The average person knows more about clinical trials today than was common at the beginning of my research career in the mid-1980s. I find that patient volunteers today are asking great questions when they come in for initial study appointments, perhaps as the result of the internet age. Twenty or thirty years ago I usually had to explain the meaning of the term “placebo,” but nowadays it seems that placebo has become incorporated into our everyday vernacular. (Just in case you don’t know, a placebo is a sham treatment that looks exactly like the active treatment).
Most of the studies we participate in at The Research Center randomly assign qualifying volunteers to a treatment “arm.” For example, a typical study will assign half of the volunteers to receive active treatment and the other half to receive the placebo treatment. The true nature of the treatment, active vs. placebo, is not known by anyone involved in the study until the study ends or unless medically required during the study.
You might be wondering why anyone would participate in a study offering a 50-percent chance of a placebo treatment. The answer is that at The Research Center we won’t participate in a study unless it’s designed to first and foremost take care of the patient. When we participate in a study with a placebo treatment arm, it’s because there is a benefit to the patient. For example, many studies we participate in are designed such that the investigational treatment is in addition to the current standard of care for the medical condition. In other words, every volunteer is receiving the usual treatment and half of them might be receiving additional effective treatment.
So, what’s the downside to “getting the placebo”? There really isn’t any. The volunteers who got the placebo still received the active treatment they would have received if they weren’t in the study. The volunteers who “get the placebo” aren’t giving up anything except their time to be part of a clinical study that someday might help them and other patients.
- Julie Carrico is Associate Coordinator of The Corvallis Clinic Clinical Research Center
Jan 30, 10:25 AM
By Deborah Bella, PhD
If you’ve ever become frustrated with your efforts to lose weight and keep it off, there’s a good chance that some lifestyle patterns are getting in your way. If you’ve ever said to yourself, “I know what to do, but just can’t seem to make it happen,” then recognizing and overcoming your troublesome patterns will create a lifestyle that’s conducive for a healthy weight.
Here are some typical patterns that may limit successful weight loss from the Personality Type Diet by Robert Kuschner, M.D.
Are you a Nighttime Nibbler?
Nighttime Nibblers tend to eat little during the day and typically eat most of their daily calories in the evening. This pattern can set people up for overeating in the evening and consuming even more calories than if they had eaten throughout the day. In addition, Nighttime Nibblers may not be hungry when they wake up, eat less during the day, and have a ravenous appetite again in the evening.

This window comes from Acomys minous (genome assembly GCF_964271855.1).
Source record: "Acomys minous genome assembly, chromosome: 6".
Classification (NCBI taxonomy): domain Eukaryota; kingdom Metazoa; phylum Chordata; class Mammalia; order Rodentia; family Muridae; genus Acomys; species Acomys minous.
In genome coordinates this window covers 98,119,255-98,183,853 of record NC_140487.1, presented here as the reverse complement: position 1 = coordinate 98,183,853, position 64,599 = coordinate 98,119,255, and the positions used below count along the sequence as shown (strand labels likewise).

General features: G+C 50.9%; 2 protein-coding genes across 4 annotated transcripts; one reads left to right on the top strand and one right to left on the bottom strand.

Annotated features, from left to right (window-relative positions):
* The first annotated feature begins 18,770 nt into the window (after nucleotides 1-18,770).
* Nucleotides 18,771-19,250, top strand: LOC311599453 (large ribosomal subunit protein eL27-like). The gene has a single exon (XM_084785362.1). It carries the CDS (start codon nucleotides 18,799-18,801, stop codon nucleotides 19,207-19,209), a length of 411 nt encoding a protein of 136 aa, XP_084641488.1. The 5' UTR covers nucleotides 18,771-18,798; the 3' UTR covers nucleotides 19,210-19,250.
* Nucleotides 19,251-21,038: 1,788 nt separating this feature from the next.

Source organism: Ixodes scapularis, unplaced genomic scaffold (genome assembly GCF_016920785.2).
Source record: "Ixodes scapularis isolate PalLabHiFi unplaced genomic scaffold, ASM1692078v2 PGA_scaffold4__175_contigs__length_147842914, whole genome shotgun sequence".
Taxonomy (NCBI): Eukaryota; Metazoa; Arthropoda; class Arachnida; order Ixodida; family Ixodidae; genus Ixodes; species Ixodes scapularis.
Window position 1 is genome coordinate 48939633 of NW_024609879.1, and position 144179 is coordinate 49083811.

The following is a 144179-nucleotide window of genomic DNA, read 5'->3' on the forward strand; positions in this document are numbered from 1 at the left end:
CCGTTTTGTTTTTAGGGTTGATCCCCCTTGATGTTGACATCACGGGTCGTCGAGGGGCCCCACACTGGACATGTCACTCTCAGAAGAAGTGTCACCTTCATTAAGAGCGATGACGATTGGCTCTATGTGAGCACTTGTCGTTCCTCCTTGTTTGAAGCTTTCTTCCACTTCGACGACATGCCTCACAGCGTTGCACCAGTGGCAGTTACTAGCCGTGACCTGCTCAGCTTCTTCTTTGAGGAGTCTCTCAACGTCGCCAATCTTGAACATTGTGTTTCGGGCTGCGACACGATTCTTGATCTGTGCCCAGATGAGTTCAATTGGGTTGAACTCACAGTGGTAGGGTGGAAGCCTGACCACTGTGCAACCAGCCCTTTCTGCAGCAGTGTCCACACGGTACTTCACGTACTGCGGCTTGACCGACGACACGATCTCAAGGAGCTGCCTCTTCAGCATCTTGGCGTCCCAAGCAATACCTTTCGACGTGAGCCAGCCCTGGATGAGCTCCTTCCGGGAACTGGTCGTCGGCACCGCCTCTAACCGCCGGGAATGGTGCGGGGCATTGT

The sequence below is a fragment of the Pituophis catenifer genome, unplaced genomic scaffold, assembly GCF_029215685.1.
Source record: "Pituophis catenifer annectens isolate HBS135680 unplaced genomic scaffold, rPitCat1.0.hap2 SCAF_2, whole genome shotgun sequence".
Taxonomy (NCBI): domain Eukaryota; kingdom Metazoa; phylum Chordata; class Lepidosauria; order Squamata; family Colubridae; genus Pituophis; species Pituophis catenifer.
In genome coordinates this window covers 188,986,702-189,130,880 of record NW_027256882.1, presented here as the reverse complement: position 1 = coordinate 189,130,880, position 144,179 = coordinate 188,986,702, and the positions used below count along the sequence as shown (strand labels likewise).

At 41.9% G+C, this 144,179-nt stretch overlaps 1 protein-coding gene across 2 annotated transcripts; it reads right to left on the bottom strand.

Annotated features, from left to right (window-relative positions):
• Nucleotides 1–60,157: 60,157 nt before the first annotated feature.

How can Nighttime Nibblers succeed at weight loss?
Distribute calories evenly throughout the day to decrease hunger in the evening.
Remove unhealthy snacks from home. The chance of consuming high calorie snacks is greater if they are available.
Reset your nighttime routine by changing the way you use your time in the evening. Unhealthy eating is often paired with certain activities, such as watching TV. Changing your evening routine can help you change your eating habits.
Are you an Uneasy Exerciser?
Uneasy exercisers are not comfortable exercising around others, which keeps them from going to a gym or pool. They may be embarrassed about their body size and how out of shape they are. They are concerned that people will stare at them and make judgements about their weight or fitness level.
How can an Uneasy Exerciser succeed at weight loss?
No spandex required! Wear loose fitting clothing that feels comfortable to you.
Sneak in exercise. Take a walk. Take the stairs. Wash your car.
Work out at home with an exercise DVD or home aerobic/strength-training equipment.
Are you a Fast Pacer?
Fast Pacers are known for their multitasking and juggling skills. Their pace is so fast that they don’t have time to make a plan for weight loss or if they do have a plan, they don’t have the time to follow through with it. A hectic schedule leaves a person frazzled and they often seek energy boosts through food and beverages. Inadequate sleep has also been associated with weight gain and obesity.
How can a Fast Pacer succeed at weight loss?
Stay aware in the present. Mindfulness is hard to accomplish in our world of “time-saving” technology. If your pace is so fast and your habits are unconscious, awareness will help you make the needed changes.
Slow down! Take stock of your life choices. What activities/situations trigger unhealthy eating or interfere with exercise? Which ones encourage you to make healthier choices?
Get a good night of sleep. People make better lifestyle choices when they are well rested.
Keys to Successful Weight Loss
Interested in learning more about weight loss? The Corvallis Clinic Nutrition Services Department is gathering feedback about upcoming weight loss education opportunities. Take our short online survey to let us know what type of class works best for you or call 541-754-1370.
Kushner, Robert and Nancy Kushner. Dr. Kushner’s Personality Type Diet. New York: St. Martin’s Press, 2003.